Musculoskeletal System - Joint Development
|Embryology - 29 May 2020 Expand to Translate|
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|A personal message from Dr Mark Hill (May 2020)|
|contributors to the site. The good news is Embryology will remain online and I will continue my association with UNSW Australia. I look forward to updating and including the many exciting new discoveries in Embryology!|
- 1 Introduction
- 2 Some Recent Findings
- 3 Joint Types
- 4 Synovial Joint
- 5 Temporomandibular Joint
- 6 Shoulder Joint
- 7 Knee Joint
- 8 Joint Abnormalities
- 9 References
- 10 Additional Images
- 11 External Links
- 12 Glossary Links
In the adult, the region where two skeletal bones meet and articulate is called a "joint", that are classified based upon their: anatomical structure, mobility and shape.
In the embryo, the majority of the vertebrate skeleton is initially formed as a cartilage template, that is later replaced by bone except at the interface between two adjacent bones, leaving in the adult a layer of cartilage in this region. The musculoskeletal system consists of skeletal muscle, bone, and cartilage and is mainly mesoderm in origin with some neural crest contribution.
|Joint Links: joint | synovial joint | temporomandibular joint | musculoskeletal | cartilage | Category:Joint|
Some Recent Findings
|More recent papers|
This table allows an automated computer search of the external PubMed database using the listed "Search term" text link.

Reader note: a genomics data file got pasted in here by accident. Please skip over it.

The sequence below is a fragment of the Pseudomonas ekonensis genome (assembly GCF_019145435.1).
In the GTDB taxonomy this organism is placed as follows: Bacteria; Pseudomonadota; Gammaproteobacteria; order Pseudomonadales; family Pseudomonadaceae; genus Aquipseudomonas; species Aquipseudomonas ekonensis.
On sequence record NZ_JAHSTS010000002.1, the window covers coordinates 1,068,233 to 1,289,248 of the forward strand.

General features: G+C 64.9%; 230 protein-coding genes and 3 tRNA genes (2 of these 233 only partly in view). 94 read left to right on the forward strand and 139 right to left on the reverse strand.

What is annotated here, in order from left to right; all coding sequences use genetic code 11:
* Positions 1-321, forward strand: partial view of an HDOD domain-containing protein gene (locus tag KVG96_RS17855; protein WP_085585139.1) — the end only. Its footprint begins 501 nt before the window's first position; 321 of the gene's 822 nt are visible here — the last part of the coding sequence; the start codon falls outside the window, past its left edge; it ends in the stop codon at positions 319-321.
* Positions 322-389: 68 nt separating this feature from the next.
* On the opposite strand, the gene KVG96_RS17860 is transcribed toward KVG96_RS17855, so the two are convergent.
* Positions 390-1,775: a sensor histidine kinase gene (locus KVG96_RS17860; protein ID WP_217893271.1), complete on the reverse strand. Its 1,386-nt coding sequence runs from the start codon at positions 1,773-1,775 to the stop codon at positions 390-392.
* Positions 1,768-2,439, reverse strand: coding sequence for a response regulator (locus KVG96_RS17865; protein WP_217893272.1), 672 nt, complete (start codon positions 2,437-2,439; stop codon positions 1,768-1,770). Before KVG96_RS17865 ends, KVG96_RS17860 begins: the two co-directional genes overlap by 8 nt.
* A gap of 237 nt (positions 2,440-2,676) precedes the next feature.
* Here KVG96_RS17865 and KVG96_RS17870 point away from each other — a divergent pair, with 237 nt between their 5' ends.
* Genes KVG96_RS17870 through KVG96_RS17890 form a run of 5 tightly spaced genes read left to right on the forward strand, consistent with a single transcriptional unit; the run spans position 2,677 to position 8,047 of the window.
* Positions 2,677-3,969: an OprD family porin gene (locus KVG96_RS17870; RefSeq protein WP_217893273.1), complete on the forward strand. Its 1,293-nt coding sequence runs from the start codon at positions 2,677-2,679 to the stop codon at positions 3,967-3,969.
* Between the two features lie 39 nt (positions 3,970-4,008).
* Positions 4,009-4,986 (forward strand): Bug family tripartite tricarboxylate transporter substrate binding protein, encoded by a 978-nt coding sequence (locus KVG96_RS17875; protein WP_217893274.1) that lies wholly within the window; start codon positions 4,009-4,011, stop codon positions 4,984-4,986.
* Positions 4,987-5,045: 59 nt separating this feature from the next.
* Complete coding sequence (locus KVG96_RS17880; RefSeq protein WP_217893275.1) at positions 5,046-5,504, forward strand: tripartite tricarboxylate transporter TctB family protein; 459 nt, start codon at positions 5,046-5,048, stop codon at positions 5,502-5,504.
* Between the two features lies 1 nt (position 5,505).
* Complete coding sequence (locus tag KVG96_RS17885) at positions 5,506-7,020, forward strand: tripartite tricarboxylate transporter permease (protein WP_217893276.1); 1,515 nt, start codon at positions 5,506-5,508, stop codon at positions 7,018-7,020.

|These papers originally appeared in the Some Recent Findings table, but as that list grew in length have now been shuffled down to this collapsible table.
- Fibrous (synarthrodial) - immoveable joints found in cranial vault and teeth
- Cartilagenous (synchondroses and sympheses) - partially moveable joints
- Synovial (diarthrosis) - freely moveable joints are the most common found in the skeleton
- Hinge - (elbow and knee) Flexion/Extension
- Pivot - (neck, atlas and axis bones) Rotation of one bone around another
- Ball and Socket - (shoulder and hip)
- Saddle - (thumb)
- Condyloid - (wrist joints)
- Gliding - (intercarpal joints) Gliding movements
|Skeletal joint cavity development (cavitation) occurs along planes of the future articular surfaces of synovial joints. A number of different markers have been shown to be present in the interzone at the time of cavitation (hyaluronan and hyaluronan synthase, but not chondroitin sulphates).